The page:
Delisting physiotherapy from Ontario's health insurance plan on April 1 will leave patients stranded, put clinics out of business and end up costing the government more in the long run, patients and physiotherapists warned yesterday.
"Under the guise of cost saving, the government is eliminating physiotherapy for those in society that need it the most," said Tony Melles of the Physiotherapy Clinic Owners' Association.
"This is bad patient care, it's bad health-care policy and it's going to lead to much greater costs for this government."
Mr. Melles said at $12.20 for each physiotherapy treatment, the clinics are "the lowest cost, most efficient provider" in the medicare system.
He said other agencies, such as Community Care Access Centres, charge up to eight times as much for the same services, which cost even more at hospitals.
Mr. Melles said disabled children, frail seniors and poor people will be completely without access to physiotherapy unless they can afford to pay for it.
"This will create additional strain on our health-care system by forcing patients to go to a hospital, or force earlier entry into our long-term-care system," Reg Herman, 78, said.
Mr. Herman said he and thousands of seniors on fixed incomes are able to live independently, thanks to physiotherapy. But he said they won't be able to afford to pay for it, especially now that many of them are also paying Ontario's new health premium.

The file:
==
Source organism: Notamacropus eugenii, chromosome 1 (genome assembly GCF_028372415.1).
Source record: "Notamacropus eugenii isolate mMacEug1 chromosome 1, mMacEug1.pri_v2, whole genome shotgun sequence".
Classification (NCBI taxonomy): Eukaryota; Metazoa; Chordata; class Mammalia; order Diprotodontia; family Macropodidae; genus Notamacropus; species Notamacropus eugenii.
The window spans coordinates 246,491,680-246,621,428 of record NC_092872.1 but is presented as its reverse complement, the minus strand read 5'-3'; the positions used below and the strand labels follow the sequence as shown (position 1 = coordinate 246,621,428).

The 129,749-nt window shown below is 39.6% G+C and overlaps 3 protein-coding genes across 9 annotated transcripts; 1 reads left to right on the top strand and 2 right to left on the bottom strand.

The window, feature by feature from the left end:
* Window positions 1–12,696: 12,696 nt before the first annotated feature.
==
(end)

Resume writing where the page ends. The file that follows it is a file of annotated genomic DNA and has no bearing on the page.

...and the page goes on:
"I'm being asked to pay more and will receive less," he said.
"The unintended consequences of this delisting of physiotherapy from [the Ontario Health Insurance Plan]will leave hundreds of thousands of seniors and other patients stranded."
Parents of disabled children say they could be forced to put their kids into full-time care to ensure they can continue to receive physiotherapy treatments.
"The only other options for families sharing our situation would be to put those children in either a home or a hospital," Jane Pearson of Toronto warned.
"It's an expensive and taxing option for the government and an emotionally draining one for families."
Andrea Brown said her six-year-old son, Samuel, who has a rare condition that severely limits his mobility, sight and hearing, has benefited greatly from physiotherapy.
She's worried Samuel's condition will deteriorate if the physiotherapy is stopped, and asked the government "to show some heart" and reverse its plan.
"This delisting is not one that affects a superfluous procedure like tattoo removal," Ms. Brown said.
"It is one that is a fundamental component of good health for my son and other children like him."
Mr. Melles said even though the delisting is less than two months away, the government has offered no plans for replacing the physiotherapy clinics, which provide about six million treatments in the province each year.
"We have yet to be told what we are to do after March 31," he said.
"Do we close our doors? Do we still have some role in the system? We really don't know. We have no answers."
Mr. Melles said delisting is also unfair to the operators of the physiotherapy clinics and to the 1,000 people they employ.
"I make no bones about the fact that I believe it is wrong that we are put out of business without any discussion, without any consultation, and not even a 'We're sorry.' "
The Liberal government announced in last year's provincial budget that it would delist coverage of eye exams, chiropractic treatments and physiotherapy, and implement a new health-care premium on anyone earning more than $20,000 annually, ranging from $60 to $900 a year.